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BRIEF: A weekend of culture with Allied Arts

Experience songs, dances, stories from different cultural groups

A graphic depicts the title of an upcoming cultural arts festival in Bellingham Wash., created on March 8, 2023. The Whatcom Cultural Arts Festival will highlight a few different cultural communities in town over the course of three days. // Graphic by Sophie Bechkowiak

If you have lived in Bellingham for a while, you have probably noticed that most of the people who live here are white — 82% to be exact. Some of the cultures that do have presence in town make up a small portion of the population, but aren’t any less significant. 

To highlight these cultural communities, the Allied Arts of Whatcom County is hosting their sixth annual Whatcom Cultural Arts Festival in partnership with the Port of Bellingham. The festival takes place March 10 to 12 from 12 to 6 p.m. at the Bellingham Cruise Terminal. 

Bellingham is steadily changing, growing every year by 1.13% or about a thousand people. With the rapid growth of Bellingham’s population, there is more opportunity for the community to become more culturally diverse than it is currently, growing existing cultural communities or adding entirely new ones.

“With our changing population here in the county, we wanted to have an all-inclusive festival to celebrate the diverse cultures in our community,” said Kelly Hart, director of the Allied Arts Whatcom County.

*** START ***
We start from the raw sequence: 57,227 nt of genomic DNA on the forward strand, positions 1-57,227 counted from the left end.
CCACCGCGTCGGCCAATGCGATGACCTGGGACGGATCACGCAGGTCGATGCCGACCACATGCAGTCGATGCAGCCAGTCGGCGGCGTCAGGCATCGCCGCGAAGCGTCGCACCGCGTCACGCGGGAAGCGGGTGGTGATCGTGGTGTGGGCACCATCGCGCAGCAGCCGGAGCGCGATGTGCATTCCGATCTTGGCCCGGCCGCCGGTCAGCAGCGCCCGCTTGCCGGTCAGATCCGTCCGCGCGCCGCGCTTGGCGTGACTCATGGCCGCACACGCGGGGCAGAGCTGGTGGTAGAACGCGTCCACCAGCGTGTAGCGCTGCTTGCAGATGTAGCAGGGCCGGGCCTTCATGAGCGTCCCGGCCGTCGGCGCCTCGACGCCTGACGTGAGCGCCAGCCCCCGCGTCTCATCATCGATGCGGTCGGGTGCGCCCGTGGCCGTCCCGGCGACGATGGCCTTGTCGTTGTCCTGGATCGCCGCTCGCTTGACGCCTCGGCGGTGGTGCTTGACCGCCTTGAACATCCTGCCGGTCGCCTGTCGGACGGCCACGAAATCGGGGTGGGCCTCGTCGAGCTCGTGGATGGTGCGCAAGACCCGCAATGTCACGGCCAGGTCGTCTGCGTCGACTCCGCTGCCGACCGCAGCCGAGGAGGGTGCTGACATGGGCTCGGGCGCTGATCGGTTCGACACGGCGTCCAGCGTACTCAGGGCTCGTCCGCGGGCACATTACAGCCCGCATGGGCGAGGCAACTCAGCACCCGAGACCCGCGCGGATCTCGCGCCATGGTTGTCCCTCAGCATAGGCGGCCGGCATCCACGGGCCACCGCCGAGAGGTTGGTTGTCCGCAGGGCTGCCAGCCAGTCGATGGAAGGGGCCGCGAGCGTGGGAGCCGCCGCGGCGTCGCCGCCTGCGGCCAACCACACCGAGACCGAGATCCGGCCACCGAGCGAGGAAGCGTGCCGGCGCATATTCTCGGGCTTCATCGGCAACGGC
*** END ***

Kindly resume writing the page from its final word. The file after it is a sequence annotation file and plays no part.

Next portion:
The three-day event will showcase a vast range of performances such as dance, music and storytelling. Entertainment includes different styles of Native American and Mezo American style flute, as well as Chinese poetry and song, along with Asian performing arts. 

In addition to the performances, there will be a variety of art vendors such as traditional-style Japanese calligraphy and Coast Salish original cedar carvings. To round out the event, there will be a handful of food options to experience, like waffles that are inspired by global cuisines. 

“The Allied Arts is really working to be inclusive and supportive of our diverse communities and the arts are a great way to do that, as far as celebrating their cultures, their arts and music and food,” Hart said.

The cultural arts festival is free, accessible and open to all ages. You can find more information here.

Sophie Bechkowiak

Sophie Bechkowiak (she/her) is writing for the opinion beat at The Front this quarter. She is in her fourth year at Western working towards a journalism news/editorial major and a philosophy minor. On her days off she enjoys thrifting, art, watching documentaries and goofing around with friends. 

You can reach her at  

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